February 1, 2012 / 5:44 PM / 6 years ago

Estonian students find Iron Age life smoky and cold

<p>Students Maarja Lainevoog (L) and Kristin Otti warm themselves inside an Iron Age viking log house replica in Rouge February 1, 2012. REUTERS/Ints Kalnins</p>

ROUGE, Estonia (Reuters) - Ever wondered what it was like to endure an Iron Age winter?

Five students in the small Baltic state of Estonia, who have abandoned modern conveniences for a week in a replica wooden hut built on the site of an ancient hill fort, have discovered that Iron Age accommodation was mainly cold, dark and smoky.

“You can’t heat and be in the building and after dark there is no light,” said Kristiina Paavel, 24, one of the students.

“We tried the old method of burning a cinder of wood for light, but it gave too much smoke, so we will just go to sleep earlier tonight,” she told Reuters.

Dressed in layers of dark woolen and felt clothes and covered with a sheepskin coat while she crochets, Paavel said there are some basic issues modern humans take for granted such as smokeless heating and light at night.

“We were worried about the cold weather and heating, but after this morning we feel a little more confident we can last the five days,” Paavel said after the temperature fell to -25 degrees Celsius Monday.

The log hut’s design was from before chimneys were in use and took two years to cut and assemble by hand. It sits on top of the foundations of an original Iron Age building excavated in 1955.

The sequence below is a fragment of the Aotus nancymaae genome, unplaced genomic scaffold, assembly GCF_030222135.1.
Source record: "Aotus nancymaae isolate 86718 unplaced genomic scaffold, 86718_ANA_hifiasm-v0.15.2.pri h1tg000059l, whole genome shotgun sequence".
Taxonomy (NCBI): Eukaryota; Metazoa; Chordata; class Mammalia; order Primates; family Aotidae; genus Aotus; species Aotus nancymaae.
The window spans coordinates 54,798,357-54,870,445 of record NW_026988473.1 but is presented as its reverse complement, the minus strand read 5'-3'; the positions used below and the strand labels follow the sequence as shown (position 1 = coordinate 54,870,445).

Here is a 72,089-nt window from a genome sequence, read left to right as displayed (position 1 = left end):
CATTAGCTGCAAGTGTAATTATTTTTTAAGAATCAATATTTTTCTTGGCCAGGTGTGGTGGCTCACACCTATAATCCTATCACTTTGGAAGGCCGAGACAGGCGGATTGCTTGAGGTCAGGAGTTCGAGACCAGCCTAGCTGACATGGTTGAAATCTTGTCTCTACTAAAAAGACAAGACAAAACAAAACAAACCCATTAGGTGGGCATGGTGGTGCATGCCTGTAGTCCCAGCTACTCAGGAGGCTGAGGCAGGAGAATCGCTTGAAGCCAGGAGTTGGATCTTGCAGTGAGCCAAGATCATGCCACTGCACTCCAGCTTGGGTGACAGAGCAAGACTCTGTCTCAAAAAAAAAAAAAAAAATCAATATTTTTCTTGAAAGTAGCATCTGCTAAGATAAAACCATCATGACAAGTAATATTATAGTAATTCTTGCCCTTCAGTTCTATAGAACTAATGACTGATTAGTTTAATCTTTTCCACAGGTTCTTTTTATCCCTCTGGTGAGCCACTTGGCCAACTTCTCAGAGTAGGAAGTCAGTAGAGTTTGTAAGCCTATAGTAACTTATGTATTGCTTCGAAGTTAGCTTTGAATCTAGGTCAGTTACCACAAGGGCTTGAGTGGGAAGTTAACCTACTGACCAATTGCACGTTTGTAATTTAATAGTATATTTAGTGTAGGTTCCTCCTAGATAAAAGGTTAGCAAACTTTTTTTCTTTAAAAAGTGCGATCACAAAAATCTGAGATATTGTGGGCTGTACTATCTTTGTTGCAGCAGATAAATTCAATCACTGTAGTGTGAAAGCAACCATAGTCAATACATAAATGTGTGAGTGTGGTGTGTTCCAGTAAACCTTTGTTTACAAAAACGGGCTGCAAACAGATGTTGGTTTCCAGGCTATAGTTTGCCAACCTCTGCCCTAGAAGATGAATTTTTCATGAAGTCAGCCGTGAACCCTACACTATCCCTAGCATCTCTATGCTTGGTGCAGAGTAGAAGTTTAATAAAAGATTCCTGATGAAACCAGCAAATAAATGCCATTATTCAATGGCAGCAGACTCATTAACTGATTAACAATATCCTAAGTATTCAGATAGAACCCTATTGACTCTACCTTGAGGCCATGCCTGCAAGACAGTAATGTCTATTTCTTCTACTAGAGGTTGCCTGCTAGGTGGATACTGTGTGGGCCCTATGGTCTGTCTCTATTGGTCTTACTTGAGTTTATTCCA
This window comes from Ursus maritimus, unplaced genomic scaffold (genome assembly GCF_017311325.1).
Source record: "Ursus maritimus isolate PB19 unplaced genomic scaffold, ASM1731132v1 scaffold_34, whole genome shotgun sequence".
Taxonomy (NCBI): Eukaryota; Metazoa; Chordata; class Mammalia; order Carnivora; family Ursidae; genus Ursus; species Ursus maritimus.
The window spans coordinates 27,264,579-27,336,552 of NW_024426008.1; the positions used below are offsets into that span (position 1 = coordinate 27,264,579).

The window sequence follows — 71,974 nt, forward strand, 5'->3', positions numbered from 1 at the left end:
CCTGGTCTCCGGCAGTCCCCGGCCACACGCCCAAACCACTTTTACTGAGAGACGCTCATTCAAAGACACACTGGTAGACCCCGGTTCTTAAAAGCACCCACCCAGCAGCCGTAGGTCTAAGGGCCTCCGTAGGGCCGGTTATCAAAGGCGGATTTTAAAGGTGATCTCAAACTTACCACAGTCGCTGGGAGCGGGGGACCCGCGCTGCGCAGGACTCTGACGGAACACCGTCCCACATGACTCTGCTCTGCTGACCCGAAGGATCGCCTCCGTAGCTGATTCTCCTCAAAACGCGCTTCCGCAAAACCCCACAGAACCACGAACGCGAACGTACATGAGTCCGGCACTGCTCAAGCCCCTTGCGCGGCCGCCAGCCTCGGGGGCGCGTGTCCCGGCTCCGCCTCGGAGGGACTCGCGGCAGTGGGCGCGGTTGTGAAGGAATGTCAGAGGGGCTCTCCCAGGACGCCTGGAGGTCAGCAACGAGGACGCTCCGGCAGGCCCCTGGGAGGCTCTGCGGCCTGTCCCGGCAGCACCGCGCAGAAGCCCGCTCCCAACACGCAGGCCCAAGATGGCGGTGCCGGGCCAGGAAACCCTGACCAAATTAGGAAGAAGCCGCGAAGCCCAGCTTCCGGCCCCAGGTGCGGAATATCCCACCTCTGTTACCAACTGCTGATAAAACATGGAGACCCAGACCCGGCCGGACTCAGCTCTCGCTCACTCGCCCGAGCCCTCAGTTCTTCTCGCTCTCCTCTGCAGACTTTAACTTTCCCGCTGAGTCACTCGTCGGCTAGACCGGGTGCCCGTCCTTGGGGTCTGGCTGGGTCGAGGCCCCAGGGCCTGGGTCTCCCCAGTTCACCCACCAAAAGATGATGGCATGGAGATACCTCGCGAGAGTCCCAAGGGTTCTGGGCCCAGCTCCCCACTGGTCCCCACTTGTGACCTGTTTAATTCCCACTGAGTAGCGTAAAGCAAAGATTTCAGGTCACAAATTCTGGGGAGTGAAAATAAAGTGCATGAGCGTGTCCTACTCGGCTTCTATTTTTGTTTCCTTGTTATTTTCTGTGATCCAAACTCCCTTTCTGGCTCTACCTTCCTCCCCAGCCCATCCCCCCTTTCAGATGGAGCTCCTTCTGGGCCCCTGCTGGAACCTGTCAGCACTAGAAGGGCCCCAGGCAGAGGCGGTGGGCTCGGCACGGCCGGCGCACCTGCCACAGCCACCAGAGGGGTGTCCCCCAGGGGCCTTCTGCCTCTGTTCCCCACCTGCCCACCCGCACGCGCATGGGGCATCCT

<p>Students prepare a meal outside an Iron Age viking log house replica in Rouge February 1, 2012. REUTERS/Ints Kalnins</p>

The five sleep on a single low platform covered with hay, sheepskin and cloth across the back wall of the building.

Inside, acrid smoke fills the windowless room and flows out of a small square door and a small vent in the wall.

Slideshow (6 Images)

Kristin Ott squatted on the earthen floor beneath a cloud of smoke cutting up meat and putting it in wooden dishes.

In the corner, an open fire burned with rocks placed on top to help preserve the heat over the night.

The students get water from melting snow.

“Although some of the Iron Age life is romantic, it is more comfortable in the modern world,” said Paavel.

“Things I miss from the modern world would be a chimney, toilet paper and electricity for light.”

Reporting by David Mardiste, editing by Paul Casciato

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